Today Barack Obama gives what is being billed as a “major speech” on race in America. It will be fascinating to see what Obama has to say in light of the comments by his pastor for two decades, Jeremiah Wright.
One line of argument Barack Obama may be thinking about using in his speech goes like this: The comments by Reverend Jeremiah Wright may sound hateful to the ears of many whites and middle-class Americans — and Obama himself may personally reject them as hateful and divisive — but they are perceived very differently within the African-American community. Wright’s words are “tied to black tradition,” in the words of a Wall Street Journal article on Monday. They “may sound harsh — but they are rooted in the history of black protest and in a form of ‘liberation theology’ popular in many black churches.”
According to this view, what matters is less what Reverend Wright said than the narrative he uses and the reality for which he, as an African American, speaks. Wright’s words may sound vitriolic to some, but it has deep resonance to others. The fact that people react so differently to the same words underscores the divisions in our society. Both sides need to understand one another better. And that is where Senator Obama comes in. He alone among contemporary political figures can bridge the differences.
I hope Senator Obama rejects this approach. For one thing, he has a lot to explain — including how he could worship at Wright’s church for a quarter century and not know the vicious anti-American and anti-Israeli sentiments Wright harbors. It is almost inconceivable that Obama was unfamiliar with Wright’s fundamental attitudes. They are likely core to his views as an exponent of black liberation theology.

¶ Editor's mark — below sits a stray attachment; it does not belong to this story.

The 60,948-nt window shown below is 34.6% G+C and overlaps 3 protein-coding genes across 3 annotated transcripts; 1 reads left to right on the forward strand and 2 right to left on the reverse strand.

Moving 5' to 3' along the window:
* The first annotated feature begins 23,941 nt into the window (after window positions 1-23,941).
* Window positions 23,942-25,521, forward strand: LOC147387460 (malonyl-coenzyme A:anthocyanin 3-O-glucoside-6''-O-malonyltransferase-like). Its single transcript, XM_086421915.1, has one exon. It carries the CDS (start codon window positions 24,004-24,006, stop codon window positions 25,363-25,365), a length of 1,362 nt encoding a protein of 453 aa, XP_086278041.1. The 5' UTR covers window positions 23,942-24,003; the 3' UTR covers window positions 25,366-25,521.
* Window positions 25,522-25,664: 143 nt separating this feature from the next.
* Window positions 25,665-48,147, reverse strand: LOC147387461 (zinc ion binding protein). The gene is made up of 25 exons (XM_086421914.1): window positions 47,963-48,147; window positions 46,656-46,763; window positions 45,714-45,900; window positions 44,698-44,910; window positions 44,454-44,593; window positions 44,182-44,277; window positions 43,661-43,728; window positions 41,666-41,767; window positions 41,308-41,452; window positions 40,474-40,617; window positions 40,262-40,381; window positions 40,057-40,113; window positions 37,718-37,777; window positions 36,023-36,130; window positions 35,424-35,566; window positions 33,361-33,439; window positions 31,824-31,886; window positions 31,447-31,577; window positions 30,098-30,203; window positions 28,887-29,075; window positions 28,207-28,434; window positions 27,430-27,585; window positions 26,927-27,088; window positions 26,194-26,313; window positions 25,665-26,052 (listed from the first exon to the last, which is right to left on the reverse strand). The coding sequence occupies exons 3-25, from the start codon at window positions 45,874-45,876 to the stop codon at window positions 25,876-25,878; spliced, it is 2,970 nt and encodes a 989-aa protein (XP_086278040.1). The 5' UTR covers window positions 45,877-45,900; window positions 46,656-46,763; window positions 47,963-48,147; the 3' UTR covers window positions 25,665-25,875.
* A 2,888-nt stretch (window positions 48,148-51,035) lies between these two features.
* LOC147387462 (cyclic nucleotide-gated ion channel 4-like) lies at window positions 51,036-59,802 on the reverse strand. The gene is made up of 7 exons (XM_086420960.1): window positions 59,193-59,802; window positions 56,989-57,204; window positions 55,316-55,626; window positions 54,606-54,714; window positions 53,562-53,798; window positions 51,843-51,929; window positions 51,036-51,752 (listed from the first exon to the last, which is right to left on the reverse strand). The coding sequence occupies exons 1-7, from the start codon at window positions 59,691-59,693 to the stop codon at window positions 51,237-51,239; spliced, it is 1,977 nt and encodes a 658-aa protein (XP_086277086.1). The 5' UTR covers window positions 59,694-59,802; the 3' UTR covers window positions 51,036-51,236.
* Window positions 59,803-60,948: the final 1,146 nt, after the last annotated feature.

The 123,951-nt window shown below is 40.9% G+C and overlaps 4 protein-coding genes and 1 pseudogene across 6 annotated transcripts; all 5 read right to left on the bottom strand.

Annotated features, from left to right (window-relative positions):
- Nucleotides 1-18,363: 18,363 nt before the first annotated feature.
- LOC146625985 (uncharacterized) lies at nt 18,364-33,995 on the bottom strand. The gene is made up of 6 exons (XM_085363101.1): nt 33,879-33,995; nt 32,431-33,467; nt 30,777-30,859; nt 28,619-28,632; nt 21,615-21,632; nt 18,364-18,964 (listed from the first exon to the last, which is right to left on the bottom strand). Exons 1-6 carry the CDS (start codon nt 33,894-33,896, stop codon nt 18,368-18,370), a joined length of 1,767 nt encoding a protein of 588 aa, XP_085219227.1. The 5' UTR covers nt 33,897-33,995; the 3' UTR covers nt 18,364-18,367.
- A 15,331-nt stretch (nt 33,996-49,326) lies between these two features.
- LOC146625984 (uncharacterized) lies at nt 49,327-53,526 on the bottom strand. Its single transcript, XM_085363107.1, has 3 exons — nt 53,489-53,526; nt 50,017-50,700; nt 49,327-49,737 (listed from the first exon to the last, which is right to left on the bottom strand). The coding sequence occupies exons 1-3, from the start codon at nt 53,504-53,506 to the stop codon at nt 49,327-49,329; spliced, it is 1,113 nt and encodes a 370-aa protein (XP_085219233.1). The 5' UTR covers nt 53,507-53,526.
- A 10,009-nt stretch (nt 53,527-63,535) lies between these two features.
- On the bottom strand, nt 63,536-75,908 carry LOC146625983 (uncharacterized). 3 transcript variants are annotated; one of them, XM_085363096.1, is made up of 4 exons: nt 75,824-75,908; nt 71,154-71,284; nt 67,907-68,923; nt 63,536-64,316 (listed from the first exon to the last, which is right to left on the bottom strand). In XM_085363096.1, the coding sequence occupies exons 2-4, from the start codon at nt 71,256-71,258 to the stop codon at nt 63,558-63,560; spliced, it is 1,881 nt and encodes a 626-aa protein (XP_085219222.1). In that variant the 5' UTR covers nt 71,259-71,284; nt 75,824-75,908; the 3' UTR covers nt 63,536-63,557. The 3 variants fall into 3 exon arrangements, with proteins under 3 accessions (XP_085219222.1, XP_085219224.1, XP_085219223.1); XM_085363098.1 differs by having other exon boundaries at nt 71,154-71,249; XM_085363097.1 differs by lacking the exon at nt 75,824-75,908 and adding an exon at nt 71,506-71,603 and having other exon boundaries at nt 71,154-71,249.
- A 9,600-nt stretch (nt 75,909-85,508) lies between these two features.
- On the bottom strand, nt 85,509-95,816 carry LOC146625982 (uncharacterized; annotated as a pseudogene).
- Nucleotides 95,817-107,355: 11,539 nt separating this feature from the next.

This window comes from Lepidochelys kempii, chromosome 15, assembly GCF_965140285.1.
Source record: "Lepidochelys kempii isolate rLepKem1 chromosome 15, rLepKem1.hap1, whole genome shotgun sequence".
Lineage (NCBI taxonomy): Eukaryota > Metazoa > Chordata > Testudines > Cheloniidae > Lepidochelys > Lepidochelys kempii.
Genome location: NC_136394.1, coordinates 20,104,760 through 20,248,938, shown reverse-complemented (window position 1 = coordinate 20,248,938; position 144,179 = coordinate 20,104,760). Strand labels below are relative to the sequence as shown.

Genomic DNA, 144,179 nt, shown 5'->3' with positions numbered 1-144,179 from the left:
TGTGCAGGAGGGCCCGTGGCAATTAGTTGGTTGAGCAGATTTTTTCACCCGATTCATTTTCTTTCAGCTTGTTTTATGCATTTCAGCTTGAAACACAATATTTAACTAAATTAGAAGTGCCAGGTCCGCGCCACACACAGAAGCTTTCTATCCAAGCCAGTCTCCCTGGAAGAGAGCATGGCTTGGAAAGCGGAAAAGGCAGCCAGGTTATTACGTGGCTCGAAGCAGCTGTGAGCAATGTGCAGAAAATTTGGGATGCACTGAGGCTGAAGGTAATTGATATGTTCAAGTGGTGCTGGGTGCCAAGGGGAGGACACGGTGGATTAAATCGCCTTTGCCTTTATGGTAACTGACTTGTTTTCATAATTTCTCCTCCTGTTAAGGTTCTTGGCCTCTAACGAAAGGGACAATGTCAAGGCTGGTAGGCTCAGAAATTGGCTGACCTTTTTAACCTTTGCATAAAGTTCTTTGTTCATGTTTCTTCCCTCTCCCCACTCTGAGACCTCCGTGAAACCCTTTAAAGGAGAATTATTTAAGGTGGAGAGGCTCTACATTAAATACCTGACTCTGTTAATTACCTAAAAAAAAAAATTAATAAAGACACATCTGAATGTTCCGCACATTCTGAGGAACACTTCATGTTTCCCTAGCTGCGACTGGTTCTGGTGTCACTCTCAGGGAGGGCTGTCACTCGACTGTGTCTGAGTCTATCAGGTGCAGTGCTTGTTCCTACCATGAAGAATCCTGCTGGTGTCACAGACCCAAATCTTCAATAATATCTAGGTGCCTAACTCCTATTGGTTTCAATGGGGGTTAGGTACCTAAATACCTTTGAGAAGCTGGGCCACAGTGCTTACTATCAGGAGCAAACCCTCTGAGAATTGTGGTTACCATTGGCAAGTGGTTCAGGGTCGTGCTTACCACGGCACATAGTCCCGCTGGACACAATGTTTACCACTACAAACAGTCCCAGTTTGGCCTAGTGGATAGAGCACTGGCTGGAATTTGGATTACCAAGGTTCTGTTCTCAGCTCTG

Senator Obama should be chastened and ashamed of his presence and support for Trinity United Church of Christ and its senior pastor over the years. And if Obama attempts to portray himself as the healing balm for America’s racial divisions — as the man who can understand the attitudes of both Wright’s parishioners and his critics — it will be a step of astonishing arrogance.
More fundamentally, Obama should not, in attempting to explain the appeal of black liberation theology to African Americans, embrace the postmodern view that truth is relative and all that matters are the “narrative identities” we create for ourselves. What matters are not facts but our own personal and social history, according to this postmodern view, and we can all create our own reality.
Of course our experiences shape how we perceive reality. We all have cultural biases and social upbringings that influence how we interpret history and our own lives. None of us is in a perfect position to judge truth claims. But that is quite different from believing that we should give up the effort all together, that truth is relative, that no one has the authority to define right and wrong, and that each of our truth claims are equally valid. And it is quite different than believing that one’s race gives license to interpret history in a way that is false and to slander a nation that has stood, even imperfectly, for liberation and human dignity.
The postmodernist view is morally impossible to sustain — and thankfully no one lives their everyday lives as an authentic postmodernist. If a person said they wanted to take your five-year-old daughter from you in order to make her part of a ritualistic child sacrifice because such things were part of his own “personal truth,” you wouldn’t, as a parent, be persuaded by the rigor of the argument. Nor would you give up your child. Rather, you would try to lock the person behind bars, if you didn’t physically harm him first.
The danger for Senator Obama is that in trying to explain “black liberation theology” in a sympathetic light, he will commit a series of philosophical errors. If Obama chooses this tack — and he may not — he will rue the day he gave this speech.
Postmodernism may sell at Columbia University and Harvard Law School; it doesn’t sell nearly as well in the rest of America.
– Peter Wehner, former deputy assistant to the president, is a senior fellow at the Ethics and Public Policy Center.